Scholarship Applications

Register Here!

Help Wanted! Apply Within!

Summer Institute is looking for a few good people to provide service and leadership in critical areas for making SI run. If you are interested in putting your skills and passion to work to make the community work, now is the time!

In furtherance of our goal of making Summer Institute more accessible to more people, and our operations more transparent, we are opening up some community leadership positions to an application process. If you have done one of these job in the past and would like to do so again, please apply! If you have not but are interest in starting, please apply!

See below for a list of positions we need to fill for this coming July’s SI, and the campership value of each. PLEASE NOTE: These positions are different from, and in addition to, the workshift positions that each attendee is asked to do. Workshifts are one time jobs, the below are done throughout the week. You are welcome to apply for more than one, although you will only be selected for one. Feel free to note your preference on your application if you apply for several.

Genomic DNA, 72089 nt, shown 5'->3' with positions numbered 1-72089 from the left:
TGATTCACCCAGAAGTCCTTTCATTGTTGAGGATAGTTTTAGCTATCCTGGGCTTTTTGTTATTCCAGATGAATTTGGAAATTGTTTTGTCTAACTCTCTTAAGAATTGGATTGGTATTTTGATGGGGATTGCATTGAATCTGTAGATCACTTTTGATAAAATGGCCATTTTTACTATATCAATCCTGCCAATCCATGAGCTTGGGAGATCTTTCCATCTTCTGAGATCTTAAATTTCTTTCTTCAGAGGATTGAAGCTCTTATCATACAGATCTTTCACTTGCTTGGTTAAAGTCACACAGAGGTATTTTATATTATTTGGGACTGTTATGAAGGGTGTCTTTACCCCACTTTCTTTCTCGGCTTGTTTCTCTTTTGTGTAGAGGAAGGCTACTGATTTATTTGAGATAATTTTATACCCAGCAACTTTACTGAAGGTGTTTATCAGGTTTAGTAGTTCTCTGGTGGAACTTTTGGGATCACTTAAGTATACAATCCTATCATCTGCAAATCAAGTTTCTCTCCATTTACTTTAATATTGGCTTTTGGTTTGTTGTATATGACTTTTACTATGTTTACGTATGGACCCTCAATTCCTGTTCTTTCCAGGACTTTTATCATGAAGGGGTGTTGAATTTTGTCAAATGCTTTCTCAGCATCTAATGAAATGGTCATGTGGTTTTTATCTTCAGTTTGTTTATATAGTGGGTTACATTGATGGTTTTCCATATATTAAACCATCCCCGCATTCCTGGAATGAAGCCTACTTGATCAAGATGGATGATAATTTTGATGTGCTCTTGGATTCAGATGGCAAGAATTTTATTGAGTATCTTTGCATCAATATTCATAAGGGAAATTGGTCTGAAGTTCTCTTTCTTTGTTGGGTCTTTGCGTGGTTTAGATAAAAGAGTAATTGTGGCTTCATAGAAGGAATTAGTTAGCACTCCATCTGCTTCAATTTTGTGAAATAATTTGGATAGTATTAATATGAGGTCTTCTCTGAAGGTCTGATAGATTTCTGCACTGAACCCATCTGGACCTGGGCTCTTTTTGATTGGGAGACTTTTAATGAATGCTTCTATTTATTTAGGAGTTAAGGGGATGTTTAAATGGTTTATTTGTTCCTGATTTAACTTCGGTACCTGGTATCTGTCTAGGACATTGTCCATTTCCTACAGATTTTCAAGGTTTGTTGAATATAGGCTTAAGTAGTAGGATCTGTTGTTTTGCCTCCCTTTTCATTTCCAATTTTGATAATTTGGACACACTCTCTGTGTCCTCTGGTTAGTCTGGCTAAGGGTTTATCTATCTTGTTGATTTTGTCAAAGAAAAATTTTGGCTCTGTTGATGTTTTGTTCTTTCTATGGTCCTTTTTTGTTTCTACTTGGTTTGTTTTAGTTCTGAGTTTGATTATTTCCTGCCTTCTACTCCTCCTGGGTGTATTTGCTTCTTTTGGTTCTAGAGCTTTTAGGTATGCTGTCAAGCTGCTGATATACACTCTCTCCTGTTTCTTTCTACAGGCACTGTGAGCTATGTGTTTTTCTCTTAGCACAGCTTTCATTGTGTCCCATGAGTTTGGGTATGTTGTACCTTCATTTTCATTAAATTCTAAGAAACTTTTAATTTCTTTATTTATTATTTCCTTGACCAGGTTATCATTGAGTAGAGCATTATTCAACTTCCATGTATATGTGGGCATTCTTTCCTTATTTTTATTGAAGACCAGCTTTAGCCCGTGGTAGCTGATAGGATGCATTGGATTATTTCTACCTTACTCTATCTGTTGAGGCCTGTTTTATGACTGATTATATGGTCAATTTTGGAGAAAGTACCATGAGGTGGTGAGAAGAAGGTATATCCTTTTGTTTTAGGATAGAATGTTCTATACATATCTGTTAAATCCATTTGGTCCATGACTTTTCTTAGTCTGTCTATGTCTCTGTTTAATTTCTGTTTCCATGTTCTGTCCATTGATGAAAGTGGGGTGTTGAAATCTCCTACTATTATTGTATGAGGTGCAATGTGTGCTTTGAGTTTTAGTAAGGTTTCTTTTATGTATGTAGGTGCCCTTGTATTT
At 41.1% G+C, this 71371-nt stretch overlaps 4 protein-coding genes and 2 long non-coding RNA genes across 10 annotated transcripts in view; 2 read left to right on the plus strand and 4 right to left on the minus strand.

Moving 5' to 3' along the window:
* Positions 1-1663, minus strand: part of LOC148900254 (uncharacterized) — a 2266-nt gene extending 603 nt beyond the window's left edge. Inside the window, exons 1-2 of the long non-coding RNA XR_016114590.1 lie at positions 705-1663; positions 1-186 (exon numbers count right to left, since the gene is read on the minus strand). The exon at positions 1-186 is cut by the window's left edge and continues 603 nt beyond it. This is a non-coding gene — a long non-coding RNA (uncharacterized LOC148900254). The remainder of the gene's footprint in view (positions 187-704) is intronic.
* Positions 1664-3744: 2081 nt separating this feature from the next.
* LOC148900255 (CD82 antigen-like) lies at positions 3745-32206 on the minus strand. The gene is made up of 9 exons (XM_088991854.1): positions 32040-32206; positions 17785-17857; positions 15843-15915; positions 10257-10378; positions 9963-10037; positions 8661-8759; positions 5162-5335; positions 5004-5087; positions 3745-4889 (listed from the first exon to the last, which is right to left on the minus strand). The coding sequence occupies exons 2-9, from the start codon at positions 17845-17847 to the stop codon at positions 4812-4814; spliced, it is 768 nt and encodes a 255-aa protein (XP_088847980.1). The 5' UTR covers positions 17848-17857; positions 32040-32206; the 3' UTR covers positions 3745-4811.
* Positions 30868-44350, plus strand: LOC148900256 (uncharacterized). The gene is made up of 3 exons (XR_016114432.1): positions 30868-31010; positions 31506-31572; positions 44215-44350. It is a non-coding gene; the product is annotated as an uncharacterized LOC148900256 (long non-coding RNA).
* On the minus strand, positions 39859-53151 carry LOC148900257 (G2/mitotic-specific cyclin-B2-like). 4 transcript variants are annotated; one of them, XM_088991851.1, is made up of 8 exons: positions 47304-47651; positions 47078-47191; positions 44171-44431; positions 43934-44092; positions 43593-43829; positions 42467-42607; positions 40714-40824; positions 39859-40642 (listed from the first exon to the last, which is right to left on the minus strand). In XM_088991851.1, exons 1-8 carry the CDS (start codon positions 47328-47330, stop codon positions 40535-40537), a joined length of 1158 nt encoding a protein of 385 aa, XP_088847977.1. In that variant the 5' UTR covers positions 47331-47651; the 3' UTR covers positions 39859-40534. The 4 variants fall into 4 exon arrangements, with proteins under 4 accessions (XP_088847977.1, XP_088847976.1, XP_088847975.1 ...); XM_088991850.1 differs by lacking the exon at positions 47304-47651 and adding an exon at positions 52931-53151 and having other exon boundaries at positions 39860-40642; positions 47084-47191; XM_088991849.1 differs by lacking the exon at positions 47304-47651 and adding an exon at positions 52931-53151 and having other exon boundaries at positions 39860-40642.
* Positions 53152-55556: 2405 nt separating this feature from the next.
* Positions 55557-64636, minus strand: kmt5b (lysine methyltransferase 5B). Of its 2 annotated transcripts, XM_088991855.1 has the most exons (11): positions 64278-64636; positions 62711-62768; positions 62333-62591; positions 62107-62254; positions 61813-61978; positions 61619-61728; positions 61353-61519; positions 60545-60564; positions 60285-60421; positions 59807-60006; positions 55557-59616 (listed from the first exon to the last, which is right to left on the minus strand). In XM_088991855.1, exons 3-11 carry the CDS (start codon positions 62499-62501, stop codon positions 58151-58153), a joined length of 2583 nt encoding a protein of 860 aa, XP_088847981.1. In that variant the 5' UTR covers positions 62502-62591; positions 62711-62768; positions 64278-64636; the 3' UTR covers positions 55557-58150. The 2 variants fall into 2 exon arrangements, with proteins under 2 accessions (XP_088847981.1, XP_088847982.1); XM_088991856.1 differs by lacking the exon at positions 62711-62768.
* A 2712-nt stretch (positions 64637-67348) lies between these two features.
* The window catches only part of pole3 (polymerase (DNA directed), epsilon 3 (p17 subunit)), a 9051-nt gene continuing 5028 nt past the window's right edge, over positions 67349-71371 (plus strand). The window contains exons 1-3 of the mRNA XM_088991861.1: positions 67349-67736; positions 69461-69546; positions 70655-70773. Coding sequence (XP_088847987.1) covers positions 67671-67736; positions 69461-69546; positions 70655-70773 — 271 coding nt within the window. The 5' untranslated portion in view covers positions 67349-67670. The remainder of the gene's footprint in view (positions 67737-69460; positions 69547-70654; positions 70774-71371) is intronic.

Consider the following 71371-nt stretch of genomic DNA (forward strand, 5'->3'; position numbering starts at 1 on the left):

Application deadline is April 15th, so please apply soon! If you are applying for a position and still want to register now, please do not pay for your registration until you are notified regarding your position application. If you are asked to fill a position, you will be notified via email and provided with a campership number to give to the registration team. Remember, April 15th! Taxes and SI, together at last. One is fun, the other less so. I’ll let you decided which you think is which.

See below for the positions and details. Go here to apply:

Service Position Application

Job TitleJob DescriptionApplicant RequirementsCampership Value 2017